Common Snakes In South Africa.
There are currently approximately 170 species and sub-species of snakes found in South Africa. Although the chances of you encountering a snake in the wild are relatively uncommon. Including people such as avid hikers, hunters , fisherman and cyclists. In most cases you may catch a glimpse of a snake before it quickly disappears from sight. If you’re concerned about snake bite here are some numbers to put your mind at ease:
- Of the 170 species of snakes in Southern Africa only 20 are capably of inflicting a deadly bite.
- Typically only between 10-12 deaths per year in South Africa from snakebite.
- If you’re not within 3 m of a snake it cannot bite you and you’re in the safe zone.
- More than half of the snakes in South Africa are totally harmless.
- Deaths from snake bites are rare, even in remote locations often there is sufficient time to get medical attention.
The below shows 12 of the most common venomous and harmless snakes in South Africa. These are the snakes that are frequently seen and encountered on a regular basis. There are of course many more and this list could quite easily included an additional 20 species but these species are perhaps the most well-known, asked about and seen shared over various social media platforms from my personal observations over the last 10 years of running these pages and groups.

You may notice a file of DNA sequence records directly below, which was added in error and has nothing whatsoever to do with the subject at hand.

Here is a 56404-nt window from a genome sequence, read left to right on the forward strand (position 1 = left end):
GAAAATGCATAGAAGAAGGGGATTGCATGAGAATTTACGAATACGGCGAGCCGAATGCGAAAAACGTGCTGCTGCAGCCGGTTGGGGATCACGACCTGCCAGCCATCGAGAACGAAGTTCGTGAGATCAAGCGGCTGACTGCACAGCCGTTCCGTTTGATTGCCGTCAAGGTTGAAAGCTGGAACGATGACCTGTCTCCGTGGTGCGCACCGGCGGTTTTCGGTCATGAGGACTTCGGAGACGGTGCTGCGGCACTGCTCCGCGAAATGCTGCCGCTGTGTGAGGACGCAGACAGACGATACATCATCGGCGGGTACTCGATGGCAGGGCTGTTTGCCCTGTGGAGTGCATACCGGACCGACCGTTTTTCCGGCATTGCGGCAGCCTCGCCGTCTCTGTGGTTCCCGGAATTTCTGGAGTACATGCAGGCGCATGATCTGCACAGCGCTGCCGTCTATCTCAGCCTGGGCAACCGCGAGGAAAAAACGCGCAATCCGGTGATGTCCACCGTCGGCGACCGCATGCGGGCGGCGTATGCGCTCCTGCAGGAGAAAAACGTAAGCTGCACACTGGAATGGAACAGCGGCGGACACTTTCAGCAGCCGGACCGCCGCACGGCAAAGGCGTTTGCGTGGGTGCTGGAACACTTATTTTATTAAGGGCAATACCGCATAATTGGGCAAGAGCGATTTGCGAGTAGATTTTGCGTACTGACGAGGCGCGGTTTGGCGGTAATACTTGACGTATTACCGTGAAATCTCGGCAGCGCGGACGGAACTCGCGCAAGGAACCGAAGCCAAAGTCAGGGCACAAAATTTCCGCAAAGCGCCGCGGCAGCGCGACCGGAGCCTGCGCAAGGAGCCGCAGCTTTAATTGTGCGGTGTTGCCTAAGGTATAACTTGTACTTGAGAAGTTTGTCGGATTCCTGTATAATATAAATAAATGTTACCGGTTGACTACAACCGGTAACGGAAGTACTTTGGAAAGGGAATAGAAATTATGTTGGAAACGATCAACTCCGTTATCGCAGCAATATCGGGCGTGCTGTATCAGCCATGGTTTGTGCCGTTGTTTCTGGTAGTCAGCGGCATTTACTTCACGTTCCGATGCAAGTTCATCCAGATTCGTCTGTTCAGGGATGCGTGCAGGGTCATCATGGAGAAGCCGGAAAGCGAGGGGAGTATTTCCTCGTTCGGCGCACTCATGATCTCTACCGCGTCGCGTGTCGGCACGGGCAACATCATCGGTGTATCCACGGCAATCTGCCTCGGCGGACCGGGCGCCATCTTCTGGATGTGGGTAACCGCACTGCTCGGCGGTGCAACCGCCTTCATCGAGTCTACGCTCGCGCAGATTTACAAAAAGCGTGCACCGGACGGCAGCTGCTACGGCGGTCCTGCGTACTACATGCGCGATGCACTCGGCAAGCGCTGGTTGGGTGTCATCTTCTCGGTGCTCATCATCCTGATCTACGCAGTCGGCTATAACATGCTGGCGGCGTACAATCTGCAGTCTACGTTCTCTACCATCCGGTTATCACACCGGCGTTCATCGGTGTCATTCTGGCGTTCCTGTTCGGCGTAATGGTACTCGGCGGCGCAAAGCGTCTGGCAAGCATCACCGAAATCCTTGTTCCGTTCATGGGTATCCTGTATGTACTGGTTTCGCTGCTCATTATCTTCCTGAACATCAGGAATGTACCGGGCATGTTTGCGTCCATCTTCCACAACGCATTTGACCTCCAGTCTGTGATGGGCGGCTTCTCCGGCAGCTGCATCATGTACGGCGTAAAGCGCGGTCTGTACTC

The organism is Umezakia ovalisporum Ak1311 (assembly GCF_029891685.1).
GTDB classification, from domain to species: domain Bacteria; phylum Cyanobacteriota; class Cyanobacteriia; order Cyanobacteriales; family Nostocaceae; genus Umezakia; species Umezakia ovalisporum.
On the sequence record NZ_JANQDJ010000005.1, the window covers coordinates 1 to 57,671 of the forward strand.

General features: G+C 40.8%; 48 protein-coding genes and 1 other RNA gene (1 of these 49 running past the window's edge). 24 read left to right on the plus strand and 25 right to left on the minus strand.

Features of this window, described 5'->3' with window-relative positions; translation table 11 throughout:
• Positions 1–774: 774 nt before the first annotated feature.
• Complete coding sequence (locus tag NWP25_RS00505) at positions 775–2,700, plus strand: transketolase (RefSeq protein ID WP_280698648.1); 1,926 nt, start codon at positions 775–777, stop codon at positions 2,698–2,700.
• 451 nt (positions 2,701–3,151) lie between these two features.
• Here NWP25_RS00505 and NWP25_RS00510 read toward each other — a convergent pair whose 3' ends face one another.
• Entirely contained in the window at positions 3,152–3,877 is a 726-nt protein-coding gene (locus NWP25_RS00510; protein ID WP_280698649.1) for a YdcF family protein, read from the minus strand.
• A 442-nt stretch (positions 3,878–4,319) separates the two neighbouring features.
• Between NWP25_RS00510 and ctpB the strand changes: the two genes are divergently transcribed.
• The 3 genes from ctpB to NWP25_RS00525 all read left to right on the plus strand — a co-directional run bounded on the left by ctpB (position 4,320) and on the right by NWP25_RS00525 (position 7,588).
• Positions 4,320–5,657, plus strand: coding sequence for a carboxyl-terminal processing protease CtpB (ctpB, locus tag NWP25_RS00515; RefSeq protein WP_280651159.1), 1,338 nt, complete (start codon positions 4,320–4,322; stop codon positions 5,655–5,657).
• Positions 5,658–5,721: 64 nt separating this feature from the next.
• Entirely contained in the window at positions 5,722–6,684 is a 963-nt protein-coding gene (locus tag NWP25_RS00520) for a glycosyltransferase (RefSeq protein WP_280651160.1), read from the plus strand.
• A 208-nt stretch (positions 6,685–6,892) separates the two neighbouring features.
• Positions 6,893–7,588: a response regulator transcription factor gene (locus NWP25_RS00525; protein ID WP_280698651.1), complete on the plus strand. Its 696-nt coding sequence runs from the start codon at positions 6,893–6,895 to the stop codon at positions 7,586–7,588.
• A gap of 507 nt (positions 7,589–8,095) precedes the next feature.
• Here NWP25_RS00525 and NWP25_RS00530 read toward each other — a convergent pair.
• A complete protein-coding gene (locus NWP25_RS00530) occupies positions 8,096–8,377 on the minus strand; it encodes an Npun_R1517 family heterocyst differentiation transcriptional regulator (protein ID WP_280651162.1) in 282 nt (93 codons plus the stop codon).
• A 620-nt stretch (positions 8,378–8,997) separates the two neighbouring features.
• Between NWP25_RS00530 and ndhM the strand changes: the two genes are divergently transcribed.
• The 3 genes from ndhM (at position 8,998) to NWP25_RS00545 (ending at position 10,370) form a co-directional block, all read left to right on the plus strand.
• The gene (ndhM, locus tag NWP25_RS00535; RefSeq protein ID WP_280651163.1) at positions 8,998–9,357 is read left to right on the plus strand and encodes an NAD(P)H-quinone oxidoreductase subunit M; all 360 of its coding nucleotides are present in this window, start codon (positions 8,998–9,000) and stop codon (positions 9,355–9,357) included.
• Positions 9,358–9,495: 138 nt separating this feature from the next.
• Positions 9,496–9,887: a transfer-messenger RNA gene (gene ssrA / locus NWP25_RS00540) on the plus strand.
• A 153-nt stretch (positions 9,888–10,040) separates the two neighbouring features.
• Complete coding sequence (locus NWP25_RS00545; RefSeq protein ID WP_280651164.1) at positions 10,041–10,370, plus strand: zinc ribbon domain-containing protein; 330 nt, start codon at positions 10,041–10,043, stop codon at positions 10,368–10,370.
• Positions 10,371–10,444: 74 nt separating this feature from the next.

For more be sure to read Common Harmless Snakes Of South Africa.
Black Mamba – Dendroaspis polylepis
Black mamba – VERY DANGEROUS
Undoubtedly the most iconic and feared snake in Africa, mostly without reason. Although they have a potent neurotoxic venom that without treatment will be fatal.Polyvalent antivenom is used in the effective treatment of bites. Although not often encountered as these snakes are largely absent from the Western and Eastern Cape. Largely seen in-game parks such as the Kruger National Park. Although in some parts of Kwa Zulu Natal they may enter gardens in outer laying areas causing great panic – which is not helped by the over zealous “snake catchers” sensationalism.The Black Mamba is the largest venomous snake in Africa, and can reach a maximum of 4.5m. Specimens of this size are exceptionally rare and none have been seen or measured in close to 50 years. Typically these snakes are on average 2.5m – 3m.
Cape Cobra – Naja Nivea
Cape Cobra – VERY DANGEROUS
Africa’s most potent species of Cobra having a mainly neurotoxic venom with neurotoxic properties these snakes do not spit/spray their venom.Polyvalent antivenom is used in the effective treatment of bites. The Cape Cobra is extremely common in the Western Parts of South Africa. Favouring drier arid environments as well as Fynbos. Common throughout the Western Cape, Northern Cape most of the Eastern Cape, Free State and North West. These snakes are highly variable in colour and can be bright yellow, yellow with black speckles, sandy brown, dark brown almost blackish and pale yellow almost grey in colour in some parts. Juveniles have a prominent black throat band wich fades with age. Unlike most cobra species they are also well-known to have a black tail tip which is a key indicator between the Cape Cobra and Snouted Cobra.
Common Boomslang – Dispholidus typus